August 2011 Update

There are encouraging developments in the attempt to preserve and protect Chaco Culture National Historical Park; unfortunately, there are also many negative and perplexing questions about the park’s management and its overall vision. On the positive side, the National Trust for Historic Preservation has declared the Greater Chaco Landscape as one of America’s 11 Most Endangered Places in 2011because of energy development. This listing will continue to focus attention on the fragile nature of the Chacoan landscape (and its viewshed), and hopefully will encourage more interaction and cooperation by the BLM with the Hopi Tribe and with preservation groups like the Chaco Alliance, the National Trust for Historic Preservation, and the San Juan Citizens Alliance (see August 2011 letter to BLM below). Also positive is the news that it appears that San Juan County will compromise and accept gravel, not chip-seal, on CR 7950, the main entry road to the park. The Federal Highway Administration has recommended this choice. We have as yet seen no written documentation for this, but our contacts tell us that the Environmental Assessment now underway for CR 7950 will choose gravel as the preferred alternative. We have always supported gravel as a way of improving the road, and we continue to believe it will not have a significant impact on visitation.
One would expect the political climate at the park to reflect in part these good omens. Instead, the park continues to work on a General Management Plan Amendment Environmental Assessment (EA) that we are told calls for radical changes in the managing of visitors to Chaco (mandatory visitor education, gated car-wash like entry to the loop, and severe group visit limits, to name a few). The proposed changes are predicated on a potential increase in visitation that does not appear to in any way to be probable. In fact, the park is already shutting down access to many sites by roping off areas in the campground and on the trails that have previously been accessible. The nature of the visitor experience is being impacted although there is significant disagreement within the staff about whether the changes are in fact necessary. In addition, a shiny new water tank sits on top of the mesa above the new Visitor Center construction. It can be seen from as far away as Pueblo Alto and from many other areas of the canyon. The oddly painted eyesore is just hundreds of feet above the administration offices of the park. How is it possible that the Hopi Tribe, Chaco Alliance, San Juan Citizens Alliance, and the National Trust for Historic Preservation continue to work to stop the ruining of the viewshed around the park, but the management of the park cannot protect the cultural resource in its own backyard? And the costly paperwork of the revised management plan undertaken by the park, and its regional office in Denver, is fixing a problem that doesn’t exist. Perhaps it is time for all work to stop on the General Management Plan Amendment Environmental Assessment, and on the on-going changes within the park, until an outside (non-NPS) entity can access what is truly necessary if Chaco is to be properly protected.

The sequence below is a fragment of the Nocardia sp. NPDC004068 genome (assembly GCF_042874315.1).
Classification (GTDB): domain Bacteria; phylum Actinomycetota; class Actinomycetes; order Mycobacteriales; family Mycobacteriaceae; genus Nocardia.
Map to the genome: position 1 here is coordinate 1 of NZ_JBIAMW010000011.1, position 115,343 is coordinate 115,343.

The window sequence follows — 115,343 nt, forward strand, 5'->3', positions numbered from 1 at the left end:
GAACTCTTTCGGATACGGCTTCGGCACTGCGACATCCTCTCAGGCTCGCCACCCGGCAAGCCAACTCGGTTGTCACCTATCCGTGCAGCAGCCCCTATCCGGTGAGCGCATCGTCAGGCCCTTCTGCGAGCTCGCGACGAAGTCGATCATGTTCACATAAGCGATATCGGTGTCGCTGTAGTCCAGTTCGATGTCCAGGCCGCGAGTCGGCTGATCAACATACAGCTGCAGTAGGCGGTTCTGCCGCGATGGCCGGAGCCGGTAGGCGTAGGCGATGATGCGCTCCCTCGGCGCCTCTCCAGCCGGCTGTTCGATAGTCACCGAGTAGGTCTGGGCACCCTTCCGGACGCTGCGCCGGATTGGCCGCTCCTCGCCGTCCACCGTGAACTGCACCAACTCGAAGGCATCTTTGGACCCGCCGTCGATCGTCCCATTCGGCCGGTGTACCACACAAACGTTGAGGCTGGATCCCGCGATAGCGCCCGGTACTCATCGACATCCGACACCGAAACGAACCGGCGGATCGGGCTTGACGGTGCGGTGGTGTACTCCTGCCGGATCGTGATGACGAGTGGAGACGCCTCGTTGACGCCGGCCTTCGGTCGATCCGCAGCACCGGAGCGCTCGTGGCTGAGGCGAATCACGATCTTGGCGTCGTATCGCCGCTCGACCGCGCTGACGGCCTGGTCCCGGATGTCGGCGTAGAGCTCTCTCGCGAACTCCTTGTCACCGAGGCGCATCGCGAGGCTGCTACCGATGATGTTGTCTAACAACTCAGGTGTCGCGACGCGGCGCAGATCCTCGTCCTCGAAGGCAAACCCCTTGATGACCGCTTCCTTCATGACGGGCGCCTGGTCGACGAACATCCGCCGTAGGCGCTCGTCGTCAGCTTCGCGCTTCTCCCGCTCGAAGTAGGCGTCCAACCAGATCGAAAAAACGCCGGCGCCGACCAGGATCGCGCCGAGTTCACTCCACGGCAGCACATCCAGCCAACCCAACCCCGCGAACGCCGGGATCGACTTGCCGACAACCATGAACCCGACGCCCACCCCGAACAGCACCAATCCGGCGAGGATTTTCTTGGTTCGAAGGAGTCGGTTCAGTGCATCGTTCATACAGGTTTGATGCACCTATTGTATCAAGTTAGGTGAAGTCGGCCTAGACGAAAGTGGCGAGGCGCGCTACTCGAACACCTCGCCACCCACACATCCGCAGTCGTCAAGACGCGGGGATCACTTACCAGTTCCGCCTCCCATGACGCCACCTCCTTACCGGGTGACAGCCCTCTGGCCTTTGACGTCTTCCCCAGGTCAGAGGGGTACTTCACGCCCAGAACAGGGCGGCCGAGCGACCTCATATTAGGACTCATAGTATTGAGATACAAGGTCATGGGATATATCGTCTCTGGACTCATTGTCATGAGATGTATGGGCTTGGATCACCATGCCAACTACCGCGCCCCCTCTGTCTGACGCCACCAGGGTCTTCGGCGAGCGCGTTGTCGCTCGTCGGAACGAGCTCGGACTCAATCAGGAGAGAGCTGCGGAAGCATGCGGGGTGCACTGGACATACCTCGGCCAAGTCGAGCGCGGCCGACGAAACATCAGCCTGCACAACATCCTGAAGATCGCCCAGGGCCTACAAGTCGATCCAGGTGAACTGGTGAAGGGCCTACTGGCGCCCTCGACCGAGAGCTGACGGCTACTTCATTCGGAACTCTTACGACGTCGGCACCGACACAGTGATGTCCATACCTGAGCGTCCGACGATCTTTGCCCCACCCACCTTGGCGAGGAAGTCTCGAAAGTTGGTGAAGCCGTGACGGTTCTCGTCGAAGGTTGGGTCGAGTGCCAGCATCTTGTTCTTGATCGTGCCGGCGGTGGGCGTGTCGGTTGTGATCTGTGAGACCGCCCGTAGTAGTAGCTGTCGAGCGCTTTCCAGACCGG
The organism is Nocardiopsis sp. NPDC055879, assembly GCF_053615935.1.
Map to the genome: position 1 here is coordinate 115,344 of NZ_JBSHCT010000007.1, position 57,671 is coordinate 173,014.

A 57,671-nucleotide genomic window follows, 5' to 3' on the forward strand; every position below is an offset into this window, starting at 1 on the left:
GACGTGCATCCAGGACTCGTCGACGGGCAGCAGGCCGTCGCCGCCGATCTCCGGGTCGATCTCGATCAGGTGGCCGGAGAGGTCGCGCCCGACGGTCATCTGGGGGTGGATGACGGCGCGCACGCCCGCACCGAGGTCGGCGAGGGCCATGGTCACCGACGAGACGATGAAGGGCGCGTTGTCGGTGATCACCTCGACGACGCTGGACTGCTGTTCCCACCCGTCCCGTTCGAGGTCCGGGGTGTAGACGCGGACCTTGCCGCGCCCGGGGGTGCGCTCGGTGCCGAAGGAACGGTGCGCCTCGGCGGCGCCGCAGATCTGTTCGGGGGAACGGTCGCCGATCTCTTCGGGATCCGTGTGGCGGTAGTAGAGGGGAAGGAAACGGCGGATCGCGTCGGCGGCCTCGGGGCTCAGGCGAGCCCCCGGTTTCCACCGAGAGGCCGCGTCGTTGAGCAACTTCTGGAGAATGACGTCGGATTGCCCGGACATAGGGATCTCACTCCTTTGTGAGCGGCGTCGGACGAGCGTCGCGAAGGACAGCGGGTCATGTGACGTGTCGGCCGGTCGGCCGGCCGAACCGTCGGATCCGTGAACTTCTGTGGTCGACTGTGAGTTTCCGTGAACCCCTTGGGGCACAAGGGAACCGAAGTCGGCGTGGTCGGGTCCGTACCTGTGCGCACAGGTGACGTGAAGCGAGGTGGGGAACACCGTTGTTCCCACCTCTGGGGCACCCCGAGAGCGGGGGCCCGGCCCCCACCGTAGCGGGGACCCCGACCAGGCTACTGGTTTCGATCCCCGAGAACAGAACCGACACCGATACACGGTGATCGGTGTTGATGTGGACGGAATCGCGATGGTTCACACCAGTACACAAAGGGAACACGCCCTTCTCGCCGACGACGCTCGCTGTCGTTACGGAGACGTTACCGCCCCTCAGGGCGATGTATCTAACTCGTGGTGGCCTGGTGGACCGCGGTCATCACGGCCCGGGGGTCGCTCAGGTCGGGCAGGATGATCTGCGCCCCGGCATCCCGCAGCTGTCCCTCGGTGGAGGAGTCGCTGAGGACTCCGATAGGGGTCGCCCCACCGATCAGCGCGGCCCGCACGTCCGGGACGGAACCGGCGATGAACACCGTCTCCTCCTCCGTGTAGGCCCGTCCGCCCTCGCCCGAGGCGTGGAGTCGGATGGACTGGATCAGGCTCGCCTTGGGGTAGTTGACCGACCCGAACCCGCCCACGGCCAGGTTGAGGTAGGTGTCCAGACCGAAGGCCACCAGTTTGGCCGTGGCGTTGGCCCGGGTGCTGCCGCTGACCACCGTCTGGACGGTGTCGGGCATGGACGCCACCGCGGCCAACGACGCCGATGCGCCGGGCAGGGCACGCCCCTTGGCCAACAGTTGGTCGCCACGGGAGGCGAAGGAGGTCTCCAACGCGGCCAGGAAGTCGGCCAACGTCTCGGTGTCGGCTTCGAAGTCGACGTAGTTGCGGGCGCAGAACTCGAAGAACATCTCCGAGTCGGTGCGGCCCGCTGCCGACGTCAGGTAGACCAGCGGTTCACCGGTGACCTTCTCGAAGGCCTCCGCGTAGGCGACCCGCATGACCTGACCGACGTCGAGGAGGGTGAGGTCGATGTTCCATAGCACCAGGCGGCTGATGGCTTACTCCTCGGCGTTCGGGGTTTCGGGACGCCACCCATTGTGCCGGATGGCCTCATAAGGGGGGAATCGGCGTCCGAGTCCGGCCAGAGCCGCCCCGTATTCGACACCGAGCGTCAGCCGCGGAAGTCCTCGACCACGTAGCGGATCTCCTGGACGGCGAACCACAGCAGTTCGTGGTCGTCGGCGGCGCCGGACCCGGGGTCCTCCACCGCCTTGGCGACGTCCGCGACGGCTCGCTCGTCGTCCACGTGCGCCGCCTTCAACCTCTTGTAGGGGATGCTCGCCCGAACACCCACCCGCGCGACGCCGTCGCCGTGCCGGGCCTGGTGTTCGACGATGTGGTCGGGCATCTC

Please review the letter from the Chaco Alliance, the National Trust for Historic Preservation, and the San Juan Citizens Alliance asking that the viewshed within five miles of Pueblo Pintado be protected from oil and gas development (The park signed off on this 480 acre oil and gas lease nomination without opposition. See Pueblo Pintado Leases below). Also note our response to the Evans and Associates document that continues to be used in the General Management Plan Amendment EA although it is factually incorrect (The park reviewed and accepted this $18,000 NPS study. See Chaco Alliance Response to 2009 NPS Visitation Study). Also note the denial of conflict of interest letter from the URS Corporation, the consultant on the Chaco road CR7950 project and, unbeknownst to many of the staff at Chaco, the consultant on at least part of the major Visitor Center construction (See URS Denial Of Conflict of Interest below). Please email Barbara West, Superintendent, and ask that the new water tank be reduced in height, repainted, and moved out of eyesight. It is an act of unacceptable vandalism. Ask that all work on the General Management Plan Amendment EA be halted until the staff has taken into account the very low probability that visitation will substantially increase (the purpose and need for the amendment). Also ask that all new restrictive measures within the park be revoked until a proper review of all actions that impact visitor experience is undertaken. It is our understanding that all changes that affect visitor experience, or the landscape and historic fabric of the canyon, must be reviewed by the New Mexico Historic Preservation Office for proper compliance with the National Environmental Protection Act and the National Historical Protection Act. We are in the process of determining whether this compliance has been met. Please encourage the park management to work for consensus decision-making that solicits and values the opinions from all divisions within the park as well as from concerned groups outside the park. Thanks again for all your support.
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